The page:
kernel access of bad area, sig: 11 ( mpc852t)

Mark Chambers markc at
Wed Apr 19 23:45:45 EST 2006

kernel access of bad area, sig: 11 ( mpc852t)>>> board.The kernel
>>> panics randomly with sig 11.

>We have been experiencing this same issue with random boards in production. 
>The exact same version of software will run for months on other >instances 
>of the exact same board design, but a few percent get 'random' trap 300s. 
>When they do occur, it's only after Linux has booted and >address 
>translation and caching are turned on. Examining the oops-es and memory 
>shows that some location in SDRAM has a bogus value, >but I don't have the 
>tools to trace back how it got that way.
>I have ported a rigorous moving-inversions memory test into our firmware, 
>and have run it extensively across the entire SDRAM address >space (the 
>test code executes from flash). I have let this test run continuously for 
>hours and hours, but never found a memory problem. >Unfortunately, I do not 
>have test software that enables the MMU address translation or caching, so 
>as Mark said, I can't test memory using >bursting. Our hardware engineers 
>have reviewed the designs very carefully and are quite confident that there 
>is plenty of margin in the memory >timing. Signal quality has also been 
>carefully checked.

Ouch!  Yeah, these are the tough ones, the intermittent ones.  You can, btw, 
force a burst cycle using the RUN
command in the MCR, similar to what you do to generate a few refreshes when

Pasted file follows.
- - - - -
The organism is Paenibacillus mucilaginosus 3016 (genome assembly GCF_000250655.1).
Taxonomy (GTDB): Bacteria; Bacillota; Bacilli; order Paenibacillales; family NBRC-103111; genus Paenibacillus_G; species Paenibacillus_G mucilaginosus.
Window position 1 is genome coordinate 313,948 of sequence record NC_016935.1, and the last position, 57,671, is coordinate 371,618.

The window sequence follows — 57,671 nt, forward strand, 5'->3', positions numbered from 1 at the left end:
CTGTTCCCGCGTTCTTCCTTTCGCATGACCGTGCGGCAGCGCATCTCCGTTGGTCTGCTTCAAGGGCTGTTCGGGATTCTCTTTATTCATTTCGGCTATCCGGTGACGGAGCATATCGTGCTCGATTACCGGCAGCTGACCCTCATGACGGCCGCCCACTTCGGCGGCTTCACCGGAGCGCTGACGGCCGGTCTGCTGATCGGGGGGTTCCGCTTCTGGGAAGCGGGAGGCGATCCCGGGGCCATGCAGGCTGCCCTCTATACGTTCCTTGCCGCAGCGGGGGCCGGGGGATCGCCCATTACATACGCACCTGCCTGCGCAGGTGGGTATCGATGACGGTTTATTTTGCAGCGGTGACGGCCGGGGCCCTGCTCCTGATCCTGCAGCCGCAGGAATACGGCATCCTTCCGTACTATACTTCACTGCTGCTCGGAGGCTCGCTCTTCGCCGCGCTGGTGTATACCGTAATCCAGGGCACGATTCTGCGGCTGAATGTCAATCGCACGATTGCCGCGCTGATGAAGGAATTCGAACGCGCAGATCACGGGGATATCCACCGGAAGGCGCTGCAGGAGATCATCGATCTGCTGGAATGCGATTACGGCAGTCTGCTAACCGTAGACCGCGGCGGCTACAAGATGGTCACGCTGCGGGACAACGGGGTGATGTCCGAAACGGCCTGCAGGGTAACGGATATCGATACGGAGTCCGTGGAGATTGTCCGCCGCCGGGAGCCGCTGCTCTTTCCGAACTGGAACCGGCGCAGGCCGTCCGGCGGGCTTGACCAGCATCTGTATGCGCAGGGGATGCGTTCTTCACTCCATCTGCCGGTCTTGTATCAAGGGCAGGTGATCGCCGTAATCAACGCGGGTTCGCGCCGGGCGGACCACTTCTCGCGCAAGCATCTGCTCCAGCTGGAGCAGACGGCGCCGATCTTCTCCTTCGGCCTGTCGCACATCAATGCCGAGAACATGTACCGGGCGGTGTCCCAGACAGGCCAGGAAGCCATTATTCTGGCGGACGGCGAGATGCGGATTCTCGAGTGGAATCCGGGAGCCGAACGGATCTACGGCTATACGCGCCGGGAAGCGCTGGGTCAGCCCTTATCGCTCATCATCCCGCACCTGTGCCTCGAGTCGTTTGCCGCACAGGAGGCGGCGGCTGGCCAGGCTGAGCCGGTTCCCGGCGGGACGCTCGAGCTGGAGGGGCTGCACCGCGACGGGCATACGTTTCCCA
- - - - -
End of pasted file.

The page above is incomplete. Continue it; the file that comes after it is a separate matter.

configuring the DRAM.  And
you can easily enable the cache for testing and then you'll get bursts (I 
don't think MMU will have any effect).
A burst is not so much different from other cycles, so I don't think 
bursting per se is what causes problems when
the kernel starts.  I think it has more to do with the increased randomness 
of accesses with multitasking and
cacheing and all that.

>Our manufacturing people have replaced the CPU on some of these boards, and 
>the problem went away.

It also seems to me that the cache is the most delicate bit of logic in the 
852.  So if you have ground noise or
problems on the 1.8V rail it will likely show up in the cache - I had 
hardware problems where I could
track it down to a mismatch between the cache line and memory (and the scope 
showed the read burst to
be fine).  Also look closely at the PLL circuit - it can work both ways, the 
PLL can inject noise back into
the unfiltered supply (I use a ferrite instead of the inductor that 
Freescale recommends).

That's my $.02 :-)

Mark C.

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